New Ethereum Function Would Have Prevented the Parity Freeze
Parity CEO Jutta Steiner has said that the new controversial Create2 Ethereum (ETH) function would have prevented the Parity multisig freeze. Steiner spoke on the subject during an interview with Fortune published on March 5.
As Cointelegraph reported in November 2017, a user “accidentally killed” the Parity multisig library by activating a vulnerability to become the owner of the library, and then self-destructing it. The incident involved 587 wallets holding 513,774.16 in Ethereum, at the time equivalent to about $152 million and about $65 million today.
Create2, the new function added to Ethereum with the Constantinople update that has been rumored to introduce a new attack vector — a claim since denied by Ethereum co-founder Vitalik Buterin — could have prevented this attack, according to Steiner. As she noted during the interview:
“If that functionality Create2 had existed at the time, there wouldn’t have been a vulnerability, basically.”
This function also grants Parity a new argument to use when trying to convince the community to support a hard fork that would reverse the reportedly accidental hack.
At the end of April, a vote to reverse the Parity incident and unfreeze the multisignature wallets ended with 55 percent of the votes choosing not to reverse it. The vote was also accompanied by an overwhelming controversy in the Ethereum community, as participants with large amounts of ETH had distinct advantage in influencing the direction of the vote due to the vote staking process.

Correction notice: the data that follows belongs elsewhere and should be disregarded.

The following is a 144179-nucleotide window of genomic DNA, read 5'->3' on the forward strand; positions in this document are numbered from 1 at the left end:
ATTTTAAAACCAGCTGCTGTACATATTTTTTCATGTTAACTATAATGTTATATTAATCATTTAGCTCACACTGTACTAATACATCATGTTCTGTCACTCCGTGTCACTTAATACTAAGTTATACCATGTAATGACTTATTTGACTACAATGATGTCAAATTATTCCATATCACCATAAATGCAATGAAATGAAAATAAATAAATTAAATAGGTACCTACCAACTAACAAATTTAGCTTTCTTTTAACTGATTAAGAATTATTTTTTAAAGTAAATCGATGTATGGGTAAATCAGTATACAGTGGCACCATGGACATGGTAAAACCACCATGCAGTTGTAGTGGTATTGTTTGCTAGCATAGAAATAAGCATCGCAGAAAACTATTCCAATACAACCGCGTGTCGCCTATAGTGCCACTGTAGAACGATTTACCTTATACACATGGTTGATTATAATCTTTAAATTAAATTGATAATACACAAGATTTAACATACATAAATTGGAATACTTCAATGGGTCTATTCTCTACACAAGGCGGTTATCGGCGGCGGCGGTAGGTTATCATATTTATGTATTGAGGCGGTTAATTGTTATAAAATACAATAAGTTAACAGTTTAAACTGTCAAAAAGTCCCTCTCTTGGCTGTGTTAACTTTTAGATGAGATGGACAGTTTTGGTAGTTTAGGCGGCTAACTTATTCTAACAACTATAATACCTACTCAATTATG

However, as Steiner now puts it, since that the tooling has been fixed, “wouldn’t it be the right thing to do to also fix the issues that arose when we didn’t have the tooling?”
A recent TrustNodes report points out that the Edgeware smart contract platform based on Polkadot, which is a platform similar to Ethereum and capable of running Ethereum smart contracts and DApps, could be of help to Parity as well. The chain is proof-of-stake (PoS), which means that new native coins, called Edge, are minted by staking them.
As the project’s minting process for its native token can be done by locking ETH in a smart contract, TrustNodes notes that Parity’s accidentally locked funds may be eligible for the project’s lockdrop contract. Through the initial lockdrop distribution, three percent of the supply is reported to be handed over to Parity.
According to TrustNodes’ calculations, the locked funds paired with the “dots” tokens held by Parity (also eligible for staking) would grant the company close to 10 percent of the entire supply. Also taking staking rewards in the account, TrustNodes estimates that the actual percentage of Parity’s holdings would increase.
Polkadot is a blockchain framework meant to create scalable and interoperable blockchains by linking between many types of blockchains, and is slated for release at the end of the current year. The protocol was one of the largest affected parties in the November 2017 Parity funds freeze.